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Daichiji
Name:Daichiji garden photo
Main garden in Winter.
Photo: Daichiji



 
Alternate Name: 
Address:Meisaka, Minakuchi-cho, Koga-gun, Shiga-ken 528 
Mailing Address: 
City:Minakuchi 
State:Shiga-ken 
Postal Code: 
Country:JAPAN 
Latitude/Longitude:lat=34.9667; long=136.1667
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Phone: 
Fax: 
E-Mail: 
Contact: 
Designer(s):Attributed to Kobori Enshu but unlikely. 
Contruction Date:mid 17th century 
Public/Private:PUBLIC 
Hours: 
Admission: 
Added to JGarden:1/1/1996 
Last Updated: 
JGarden Description:
The Garden

The Horai garden at Daichiji is maintained by Shimizu Toshiharu, a priest who teaches social studies at nearby Shirayama Middle School. His wife is usually the one to show people around, though. As one walks along the corridors to the viewing pavilion, two things are striking: the strong smell of cypress (hinoki) and an odd plunk....plunk....plunk....coming from the loudspeakers attached to the ceiling. The former is from recent construction work. On February 2, 1993, a particularly heavy snow caused the roof of the main hall to cave in. The building has since been entirely rebuilt in cypress to the precise dimensions of the original. The latter, an acoustic addition to the viewing experience, is an amplified recording of water dropping into a suikinkutsu echo chamber. The original concept of the garden was also an acoustic one. The smooth, soft sound of the wind blowing through the pines growing on the site in the 17th century was a reminder of the sea and islands depicted in the garden.

The walk along the corridor is short and one soon arrives at Horai Teien. A massing of shaped green azaleas set against the natural (though constructed) hillside behind and white sand below is the primary feature of the garden. Marc Treib sees the Horai garden as an example of the juxtaposed modes of formality (shin, gyo, so) that "have served as a generative force behind much of Japanese art and environmental design." The sheared okarikomi shrubs suggest a treasure ship being tossed among undulating waves of the sea. Azalea cubes and spheres form the treasure in the ship piled around the almost invisible stones that are said to represent the seven gods of fortune. To the right of the ship's prow is a separate rounded mass of azalea with a protruding stone forming a turtle-shaped kameshima beneath the eaves of the building. Behind the kameshima, running perpendicular to the viewing platform and providing a geometric counterpoint to the waves is a line of hinoki(cypress). In the foreground below the viewing pavilion's steps, is a round, flattened stone flanked by two more small azaleas. This is meant to provide a place for zazen meditation while viewing the garden.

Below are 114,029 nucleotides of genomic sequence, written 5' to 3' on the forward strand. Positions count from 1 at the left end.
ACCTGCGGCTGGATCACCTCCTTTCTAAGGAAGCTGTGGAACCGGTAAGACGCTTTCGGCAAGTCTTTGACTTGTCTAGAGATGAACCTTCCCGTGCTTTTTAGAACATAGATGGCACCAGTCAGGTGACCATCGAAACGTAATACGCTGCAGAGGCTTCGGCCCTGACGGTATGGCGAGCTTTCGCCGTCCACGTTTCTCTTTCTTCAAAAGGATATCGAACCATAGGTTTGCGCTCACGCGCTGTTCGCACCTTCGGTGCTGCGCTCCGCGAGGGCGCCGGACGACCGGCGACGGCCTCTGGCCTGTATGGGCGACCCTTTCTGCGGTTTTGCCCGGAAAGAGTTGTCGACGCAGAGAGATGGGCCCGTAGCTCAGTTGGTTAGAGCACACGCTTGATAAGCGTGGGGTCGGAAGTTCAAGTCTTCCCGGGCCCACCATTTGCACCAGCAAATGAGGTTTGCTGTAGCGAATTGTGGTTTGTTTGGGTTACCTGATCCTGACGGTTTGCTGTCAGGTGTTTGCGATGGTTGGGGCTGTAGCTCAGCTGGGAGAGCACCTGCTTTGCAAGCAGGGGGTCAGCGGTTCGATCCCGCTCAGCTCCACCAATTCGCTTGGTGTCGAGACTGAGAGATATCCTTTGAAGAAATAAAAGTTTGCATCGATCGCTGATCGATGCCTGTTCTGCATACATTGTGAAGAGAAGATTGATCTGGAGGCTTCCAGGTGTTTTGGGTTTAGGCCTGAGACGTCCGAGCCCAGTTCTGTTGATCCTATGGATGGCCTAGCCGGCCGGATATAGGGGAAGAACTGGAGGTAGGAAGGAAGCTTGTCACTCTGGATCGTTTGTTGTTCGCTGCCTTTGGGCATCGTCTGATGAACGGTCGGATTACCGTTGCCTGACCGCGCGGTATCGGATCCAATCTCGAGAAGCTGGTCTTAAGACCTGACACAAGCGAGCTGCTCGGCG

The purplish-brown of winter foliage gives way to a bright floral display from late May to mid June. This becomes lush green foliage by August and September. In autumn, the momiji maple trees on the hillside behind burst into flame.